Chapter 11: Corona pandemic
Last year when I visited Davos I slept in a tent in 18° below zero. This year the organizers said that for security reasons I had to stay in a hotel.
The night before the conference starts I catch the flu. So it was quite a relief that I wasn’t sleeping in a tent. I have to cancel most scheduled events, which is something I actually don’t mind at all, since I find social gatherings and meetings that don’t lead anywhere mostly just being a waste of time.
So my stay is quite relaxing, but today I’m supposed to drag myself out the door for a meeting with the president of Switzerland. After that I’m going to go public with my plans about traveling to China. I’ve just received the official invitation to address the World Economic Forum conference which will most likely be held in Shenzhen, China sometime in the beginning of June. Visiting China is something I’ve wanted to do for a long time, and now it’s finally about to happen, that is, if the Chinese government will let me inside the country.
But just as I’m about to walk out the door the Swiss president cancels, as she had to immediately go back to Zürich to attend an emergency meeting. Apparently developments around the new virus discovered in China are causing grave concern.
That was my first introduction to the coronavirus crisis. I immediately put my plans of visiting China on hold. It seemed to become less and less possible to travel there sometime this spring. Instead I start planning to follow up on some other invitations, to take the Trans Siberian railway via Vladivostok to South Korea and Japan. But as the situation escalates I of course have to abandon these plans as well.
So I use the upcoming weeks to travel around in Europe, continuing to work on the documentary together with the BBC. We visit Jokkmokk, London, Yorkshire, Zürich and the European parliament. I strike in Hamburg, Bristol and Brussels. It’s the beginning of March 2020 and the world is just about to be turned completely upside down. This weekend there are supposed to be big climate strikes in France. But right here a tipping point is passed. What was unquestionable the week before has now suddenly become unthinkable.
In the Fridays For Future movement we decide to cancel everything, without hesitation. People are dying. Many are losing their family members, loved ones as well as their economic stability. The consequences of this pandemic are catastrophic. A crisis is a crisis, and in a crisis we all have to take a few steps back and act for the greater good of each other and our society. In a crisis you adapt and change your behaviour. And indeed, this is what the world does, at record speed.
So what was it that made these global structural changes possible in just a matter of hours?
Was it hope and inspiration that made us act so quickly during the corona pandemic? Something that most communication experts and news editors have claimed to be the only way forward to create change. Or was it perhaps something else?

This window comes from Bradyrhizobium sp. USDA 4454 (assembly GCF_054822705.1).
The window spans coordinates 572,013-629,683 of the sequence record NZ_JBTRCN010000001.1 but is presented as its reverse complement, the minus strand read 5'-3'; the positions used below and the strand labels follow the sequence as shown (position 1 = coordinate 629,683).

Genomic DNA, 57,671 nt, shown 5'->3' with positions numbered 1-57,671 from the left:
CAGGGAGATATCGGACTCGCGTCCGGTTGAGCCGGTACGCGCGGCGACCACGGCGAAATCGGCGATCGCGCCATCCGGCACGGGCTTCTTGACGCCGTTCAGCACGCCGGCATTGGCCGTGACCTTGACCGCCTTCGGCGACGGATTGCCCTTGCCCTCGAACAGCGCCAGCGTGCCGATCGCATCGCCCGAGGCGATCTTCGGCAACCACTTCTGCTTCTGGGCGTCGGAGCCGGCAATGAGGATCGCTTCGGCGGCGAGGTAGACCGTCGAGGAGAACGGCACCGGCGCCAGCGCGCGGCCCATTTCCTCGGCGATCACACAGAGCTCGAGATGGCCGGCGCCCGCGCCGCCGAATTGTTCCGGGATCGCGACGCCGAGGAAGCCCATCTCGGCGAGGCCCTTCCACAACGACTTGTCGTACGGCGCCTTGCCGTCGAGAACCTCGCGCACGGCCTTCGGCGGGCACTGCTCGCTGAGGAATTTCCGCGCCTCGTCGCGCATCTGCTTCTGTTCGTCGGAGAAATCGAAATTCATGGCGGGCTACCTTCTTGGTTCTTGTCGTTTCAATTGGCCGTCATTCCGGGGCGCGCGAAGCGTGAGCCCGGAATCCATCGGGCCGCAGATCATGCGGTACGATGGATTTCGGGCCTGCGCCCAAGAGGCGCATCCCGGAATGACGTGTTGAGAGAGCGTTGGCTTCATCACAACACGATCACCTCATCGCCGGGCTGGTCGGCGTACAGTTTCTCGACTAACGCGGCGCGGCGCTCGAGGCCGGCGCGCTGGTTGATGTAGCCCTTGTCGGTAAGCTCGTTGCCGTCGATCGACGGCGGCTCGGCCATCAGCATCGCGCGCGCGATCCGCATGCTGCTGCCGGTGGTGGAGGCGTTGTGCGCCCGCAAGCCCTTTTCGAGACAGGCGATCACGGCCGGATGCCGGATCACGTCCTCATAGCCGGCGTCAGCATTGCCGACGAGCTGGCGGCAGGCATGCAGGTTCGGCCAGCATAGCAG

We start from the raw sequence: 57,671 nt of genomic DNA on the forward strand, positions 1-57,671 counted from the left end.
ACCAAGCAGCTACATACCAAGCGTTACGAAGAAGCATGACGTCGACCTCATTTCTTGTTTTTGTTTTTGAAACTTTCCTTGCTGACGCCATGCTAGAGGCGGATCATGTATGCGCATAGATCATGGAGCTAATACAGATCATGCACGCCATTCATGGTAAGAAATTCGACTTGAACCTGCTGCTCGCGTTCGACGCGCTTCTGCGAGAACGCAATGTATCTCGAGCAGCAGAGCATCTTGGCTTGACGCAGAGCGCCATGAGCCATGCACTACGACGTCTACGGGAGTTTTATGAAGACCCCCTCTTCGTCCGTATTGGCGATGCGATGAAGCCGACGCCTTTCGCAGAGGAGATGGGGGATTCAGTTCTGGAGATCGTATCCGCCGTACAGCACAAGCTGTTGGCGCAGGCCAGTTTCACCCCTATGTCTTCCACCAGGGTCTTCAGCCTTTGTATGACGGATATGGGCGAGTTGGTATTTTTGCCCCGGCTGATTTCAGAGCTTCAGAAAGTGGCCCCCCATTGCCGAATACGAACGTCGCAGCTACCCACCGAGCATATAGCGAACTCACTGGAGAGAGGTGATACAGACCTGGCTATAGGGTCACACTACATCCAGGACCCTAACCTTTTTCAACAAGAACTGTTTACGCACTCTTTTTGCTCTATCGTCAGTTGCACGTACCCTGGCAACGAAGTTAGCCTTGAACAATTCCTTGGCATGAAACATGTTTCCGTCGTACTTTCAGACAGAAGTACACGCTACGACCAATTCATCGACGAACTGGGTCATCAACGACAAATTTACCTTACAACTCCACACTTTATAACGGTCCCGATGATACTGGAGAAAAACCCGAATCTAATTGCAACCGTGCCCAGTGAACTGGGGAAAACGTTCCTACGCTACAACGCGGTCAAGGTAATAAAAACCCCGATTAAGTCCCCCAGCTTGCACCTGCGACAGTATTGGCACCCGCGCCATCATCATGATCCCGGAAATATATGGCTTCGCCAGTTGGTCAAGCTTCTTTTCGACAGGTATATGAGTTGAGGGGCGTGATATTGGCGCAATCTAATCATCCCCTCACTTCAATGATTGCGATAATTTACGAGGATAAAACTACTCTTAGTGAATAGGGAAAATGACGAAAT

There’s nothing positive about the corona crisis from a climate perspective. The changes made in our daily lives due to COVID-19 have extremely little similarity with the action needed for the climate.
The corona tragedy of course has no long term positive effects on the climate, apart from one thing only: namely the insight into how you should perceive and treat an emergency. Because during the corona crisis we suddenly act with necessary force.
International emergency meetings take place on a daily basis. Astronomical financial bailouts magically appear out of nowhere. Canceled events and tough restrictions make people change their behavior and approach overnight.
The media completely transitions, puts other things on hold and almost exclusively reports about COVID-19, with daily press conferences and live coverage 24/7. All parts of society come together and politicians put their different views aside and cooperate for the greater good of everyone. Well – maybe not everyone and everywhere.
But broadly speaking, people in power from politics, business and finance are suddenly saying that they will do whatever it takes since “you cannot put a price on a human life”.
Those words and this treatment of the crisis opens up a whole new dimension. Because you see, every year at least 7 million people die from illnesses related to air pollution, according to the WHO. Those are apparently people whose lives we can put a price on. Since they die from the wrong causes, and in the wrong parts of the world.
During the corona pandemic policy makers repeat that we have to “listen to the science and the experts”. Well, according to the world’s leading scientists and experts on biodiversity, the pandemic is likely to be followed by deadlier and more destructive diseases unless we halt the ceaseless destruction of natural habitats.
But these are not the scientists and experts they are referring to. Because long term sustainability doesn’t fit inside today’s economic and political systems.
This is the transcript of Chapter 11 of the Sverige Radio program aired on June 20, 2020 with the title Greta Thunberg: Humanity has not yet failed.
The full transcript was published by Time magazine on July 10, 2020. Here it is offered in chapters to make it easier to read.